Grant Period: Over one year
This grant will go towards the completion of Kumar Talkies, a documentary film highlighting the relationship between the crisis facing the small town of Kalpi in Uttar Pradesh and the decline of its oldest surviving cinema theatre. The film will explore the impact of the products of the Bombay film industry and popular culture on the town’s social and economic life, collective imagination, and identity.
Pankaj Rishi Kumar’s interest in Kalpi and Kumar Talkies is both personal and professional, if it is possible in his case to separate the two. It was his father, Rishi Kumar, who founded Kumar Talkies in 1969, and Pankaj Rishi Kumar uses the documentary mould to recreate the ambience of this small town and the lives of its inhabitants in relation to Kumar Talkies which serves as both a metaphor and a point of reference. In fact, ‘film’, with all its varied connotations, will function as the central motif of the documentary. Apart from the background presence of the film theatre, the reactions of local inhabitants to a film that has them as subjects, footage from old and new Hindi films, archival visual material, and references to Kalpi’s bazaar photography will also be woven into the film’s narrative.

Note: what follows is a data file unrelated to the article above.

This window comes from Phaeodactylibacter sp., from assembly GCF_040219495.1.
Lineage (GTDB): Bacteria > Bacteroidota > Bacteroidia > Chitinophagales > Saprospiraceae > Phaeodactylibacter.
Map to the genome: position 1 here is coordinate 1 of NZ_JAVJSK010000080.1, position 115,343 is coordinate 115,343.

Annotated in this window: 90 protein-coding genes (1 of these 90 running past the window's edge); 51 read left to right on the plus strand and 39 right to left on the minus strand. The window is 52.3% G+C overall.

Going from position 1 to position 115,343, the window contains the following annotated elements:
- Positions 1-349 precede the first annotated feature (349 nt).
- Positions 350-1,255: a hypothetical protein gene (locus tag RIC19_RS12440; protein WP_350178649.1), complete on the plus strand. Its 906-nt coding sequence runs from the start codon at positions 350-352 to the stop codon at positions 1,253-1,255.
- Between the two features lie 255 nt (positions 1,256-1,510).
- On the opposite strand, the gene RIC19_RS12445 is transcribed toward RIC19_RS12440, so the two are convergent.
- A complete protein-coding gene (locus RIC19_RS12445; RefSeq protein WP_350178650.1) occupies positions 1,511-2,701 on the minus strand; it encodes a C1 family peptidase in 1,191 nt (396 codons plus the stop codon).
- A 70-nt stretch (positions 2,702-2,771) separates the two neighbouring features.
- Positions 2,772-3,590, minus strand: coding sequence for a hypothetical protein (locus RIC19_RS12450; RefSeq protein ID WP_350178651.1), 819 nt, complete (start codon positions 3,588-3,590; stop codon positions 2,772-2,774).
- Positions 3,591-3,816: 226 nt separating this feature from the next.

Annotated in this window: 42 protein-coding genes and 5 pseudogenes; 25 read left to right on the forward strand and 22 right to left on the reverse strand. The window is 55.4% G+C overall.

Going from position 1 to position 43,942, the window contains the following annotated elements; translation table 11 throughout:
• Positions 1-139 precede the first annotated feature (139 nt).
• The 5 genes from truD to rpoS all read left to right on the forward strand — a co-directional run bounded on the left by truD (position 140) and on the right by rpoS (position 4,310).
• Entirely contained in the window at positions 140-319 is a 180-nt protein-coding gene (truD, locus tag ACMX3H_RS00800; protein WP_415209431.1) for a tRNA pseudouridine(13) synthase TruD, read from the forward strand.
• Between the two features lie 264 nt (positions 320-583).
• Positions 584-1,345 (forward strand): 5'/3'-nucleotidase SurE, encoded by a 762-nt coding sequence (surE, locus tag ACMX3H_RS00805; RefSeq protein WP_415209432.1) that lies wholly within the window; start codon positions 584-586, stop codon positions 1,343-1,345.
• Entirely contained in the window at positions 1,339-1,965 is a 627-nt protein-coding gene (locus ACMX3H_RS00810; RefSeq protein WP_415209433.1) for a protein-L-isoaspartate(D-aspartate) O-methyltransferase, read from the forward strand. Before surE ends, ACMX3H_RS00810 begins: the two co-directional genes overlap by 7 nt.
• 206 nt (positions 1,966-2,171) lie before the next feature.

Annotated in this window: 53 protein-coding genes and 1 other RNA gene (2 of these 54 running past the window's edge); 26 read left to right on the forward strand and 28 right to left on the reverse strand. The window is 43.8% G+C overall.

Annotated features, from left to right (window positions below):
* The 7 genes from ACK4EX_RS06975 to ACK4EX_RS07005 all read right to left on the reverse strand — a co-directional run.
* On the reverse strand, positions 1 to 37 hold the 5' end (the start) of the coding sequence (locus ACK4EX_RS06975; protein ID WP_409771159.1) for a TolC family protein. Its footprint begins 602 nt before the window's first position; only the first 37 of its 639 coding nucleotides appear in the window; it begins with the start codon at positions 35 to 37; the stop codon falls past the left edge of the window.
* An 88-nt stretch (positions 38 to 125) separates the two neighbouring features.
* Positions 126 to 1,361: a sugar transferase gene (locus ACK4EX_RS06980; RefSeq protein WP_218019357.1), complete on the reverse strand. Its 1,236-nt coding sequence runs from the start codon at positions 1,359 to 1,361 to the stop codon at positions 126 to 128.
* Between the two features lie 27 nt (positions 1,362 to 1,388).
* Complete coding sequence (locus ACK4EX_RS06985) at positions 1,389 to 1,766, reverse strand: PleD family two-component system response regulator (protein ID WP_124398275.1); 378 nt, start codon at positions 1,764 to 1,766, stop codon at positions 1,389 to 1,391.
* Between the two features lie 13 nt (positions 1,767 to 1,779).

This grant will enable him to complete work on Kumar Talkies, which has already received partial funding from the Hubert Bals Fund of the International Film Festival, Rotterdam, and Soumitra Ranade Productions, Mumbai. Jagan Shah, who is a graduate of the School of Planning and Architecture, New Delhi, will serve as assistant director on this project, while Praveen Swami, special correspondent for Frontline, will function as consultant for.
While IFA’s grant would go towards the completion of the Kumar Talkies, thought would be given to the possibility of making a subsequent grant to enable Pankaj Rishi Kumar to put together a book or monograph on the film and the issues it had raised. Two alternative projects, which the film’s earnings might eventually support, are a study of the craft of handmade paper in Kalpi, or a larger documentary series on traditional itinerant artists.